Simple: for example, you bullet-lend someone €100 @ 2% interest. Bullet loan means there’s no interim repayment obligation. Your return is €2 in the first year, €2 in the second year, etc.

Effective: same example, but the interest compounds, so in year one your return is €2, but it’s €2*(100%+2%), so €2.04 in year two. In year three it’s €2.04*(100%+2%), etc.

It’s basically the difference between compounded and ‘single’ interest.

First, let’s clarify terminology. The pairs are “simple vs compound,” and “nominal vs effective.” I’ll try to define all four.

* Nominal interest rates are those you see on paper. “This savings account pays 6% interest.” The nominal interest interest rate is the 6%

* Effective interest rates are those you actually end up earning, taking into account how often things are calculated, fees, etc. Imagine you put $100 in that savings account that earns 6%, and it calculates interest twice a year. After six months, you have $103. After six more months, you have $106.09, because in the second half of the year, the 6% nominal rate applied to the $103. So your effective rate is 6.09%. (This also works with debts, which is how many people miscalculate.)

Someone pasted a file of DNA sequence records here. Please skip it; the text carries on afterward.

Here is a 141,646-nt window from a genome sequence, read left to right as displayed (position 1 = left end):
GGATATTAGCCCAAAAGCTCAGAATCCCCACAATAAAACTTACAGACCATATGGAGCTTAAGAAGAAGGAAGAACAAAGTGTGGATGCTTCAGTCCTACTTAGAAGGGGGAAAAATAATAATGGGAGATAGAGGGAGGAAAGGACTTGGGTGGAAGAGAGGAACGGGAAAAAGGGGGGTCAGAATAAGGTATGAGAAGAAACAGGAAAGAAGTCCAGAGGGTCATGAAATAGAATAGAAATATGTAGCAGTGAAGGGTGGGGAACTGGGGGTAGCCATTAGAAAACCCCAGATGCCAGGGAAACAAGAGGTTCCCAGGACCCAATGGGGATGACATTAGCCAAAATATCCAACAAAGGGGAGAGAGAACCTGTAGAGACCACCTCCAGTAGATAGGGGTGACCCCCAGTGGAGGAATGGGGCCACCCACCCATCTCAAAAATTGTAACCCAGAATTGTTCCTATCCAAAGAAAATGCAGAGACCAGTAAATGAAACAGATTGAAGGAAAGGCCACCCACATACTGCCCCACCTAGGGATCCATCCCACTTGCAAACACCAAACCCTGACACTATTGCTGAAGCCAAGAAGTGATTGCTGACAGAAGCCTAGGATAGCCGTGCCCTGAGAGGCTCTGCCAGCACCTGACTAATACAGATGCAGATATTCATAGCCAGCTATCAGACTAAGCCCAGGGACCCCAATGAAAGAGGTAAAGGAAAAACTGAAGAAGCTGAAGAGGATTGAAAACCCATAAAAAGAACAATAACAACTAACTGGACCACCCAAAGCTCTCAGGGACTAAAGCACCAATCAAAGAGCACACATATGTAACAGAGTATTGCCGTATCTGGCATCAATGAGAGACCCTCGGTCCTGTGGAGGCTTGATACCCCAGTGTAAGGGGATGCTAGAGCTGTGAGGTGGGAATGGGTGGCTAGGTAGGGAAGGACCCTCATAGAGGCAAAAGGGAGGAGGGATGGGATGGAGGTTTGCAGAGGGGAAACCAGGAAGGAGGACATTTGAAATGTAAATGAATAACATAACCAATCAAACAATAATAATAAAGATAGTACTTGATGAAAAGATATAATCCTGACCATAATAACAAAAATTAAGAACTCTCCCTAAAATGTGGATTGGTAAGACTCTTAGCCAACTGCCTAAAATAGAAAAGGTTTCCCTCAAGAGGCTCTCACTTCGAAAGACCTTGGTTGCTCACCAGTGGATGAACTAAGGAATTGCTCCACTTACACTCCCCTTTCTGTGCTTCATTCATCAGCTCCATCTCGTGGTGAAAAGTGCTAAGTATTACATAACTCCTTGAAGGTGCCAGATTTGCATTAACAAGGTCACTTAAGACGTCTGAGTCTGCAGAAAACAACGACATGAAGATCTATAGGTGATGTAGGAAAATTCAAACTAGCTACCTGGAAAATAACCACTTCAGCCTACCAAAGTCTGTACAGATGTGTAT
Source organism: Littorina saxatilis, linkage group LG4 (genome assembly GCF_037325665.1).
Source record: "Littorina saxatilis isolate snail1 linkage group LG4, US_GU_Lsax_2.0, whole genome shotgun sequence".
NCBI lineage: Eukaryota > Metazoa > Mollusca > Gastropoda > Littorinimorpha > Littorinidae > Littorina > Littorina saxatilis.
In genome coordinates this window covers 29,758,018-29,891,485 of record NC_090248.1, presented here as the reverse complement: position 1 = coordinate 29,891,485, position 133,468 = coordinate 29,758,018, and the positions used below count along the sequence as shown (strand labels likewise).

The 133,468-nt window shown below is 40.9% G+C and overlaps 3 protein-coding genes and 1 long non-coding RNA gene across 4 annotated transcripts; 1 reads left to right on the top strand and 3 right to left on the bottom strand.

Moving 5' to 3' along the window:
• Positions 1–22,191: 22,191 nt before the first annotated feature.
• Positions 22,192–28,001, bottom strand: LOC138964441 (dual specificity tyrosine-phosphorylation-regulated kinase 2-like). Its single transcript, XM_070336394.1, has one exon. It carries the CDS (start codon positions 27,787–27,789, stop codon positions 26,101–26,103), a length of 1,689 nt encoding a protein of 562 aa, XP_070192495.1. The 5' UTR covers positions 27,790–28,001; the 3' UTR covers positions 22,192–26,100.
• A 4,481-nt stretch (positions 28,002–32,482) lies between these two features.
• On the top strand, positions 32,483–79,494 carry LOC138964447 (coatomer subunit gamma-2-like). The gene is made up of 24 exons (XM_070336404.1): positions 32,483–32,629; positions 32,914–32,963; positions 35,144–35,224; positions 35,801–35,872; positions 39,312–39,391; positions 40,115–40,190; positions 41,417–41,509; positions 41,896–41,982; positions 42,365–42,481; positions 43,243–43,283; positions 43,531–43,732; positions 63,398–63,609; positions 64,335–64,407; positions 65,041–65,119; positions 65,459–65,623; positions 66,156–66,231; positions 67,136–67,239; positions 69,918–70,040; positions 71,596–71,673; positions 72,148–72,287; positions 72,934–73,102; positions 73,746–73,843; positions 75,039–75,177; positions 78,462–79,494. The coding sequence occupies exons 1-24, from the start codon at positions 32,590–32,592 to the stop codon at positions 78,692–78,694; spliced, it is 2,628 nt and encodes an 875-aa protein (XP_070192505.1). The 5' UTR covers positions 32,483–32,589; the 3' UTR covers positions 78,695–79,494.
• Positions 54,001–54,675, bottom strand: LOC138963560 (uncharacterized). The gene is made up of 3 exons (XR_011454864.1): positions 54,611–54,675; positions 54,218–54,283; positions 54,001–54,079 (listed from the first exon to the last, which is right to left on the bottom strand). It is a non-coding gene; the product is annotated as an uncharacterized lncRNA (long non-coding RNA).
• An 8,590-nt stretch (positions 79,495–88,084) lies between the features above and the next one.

* Simple interest rates don’t do what I just described in the step above. Instead, you get $6 at the end of the year to get $106. However, the following year, your interest is only calculated on the original $100, so you again only get $6 in interest earnings. It continues like that every year.

* Compound interest rates DO that thing I said in #3. Interest is calculated on what you invest AND on any interest you’ve earned thus far. This is how over time your earnings can grow very large, though most of the gains are in later years. That’s why it’s important to invest very early and let time work its magic.

Hope that helps.

Simple interest is just the interest rate x principal without compounding. Effective includes compounding.

So if you had a two year investment for $100 at 5%, the second year interest payment would calculated on $105 (100+5 from the interest in year 1) so you would get $5.25 interest in year 2.

Therefore 5% Simple Interest but your Effective was slightly higher.

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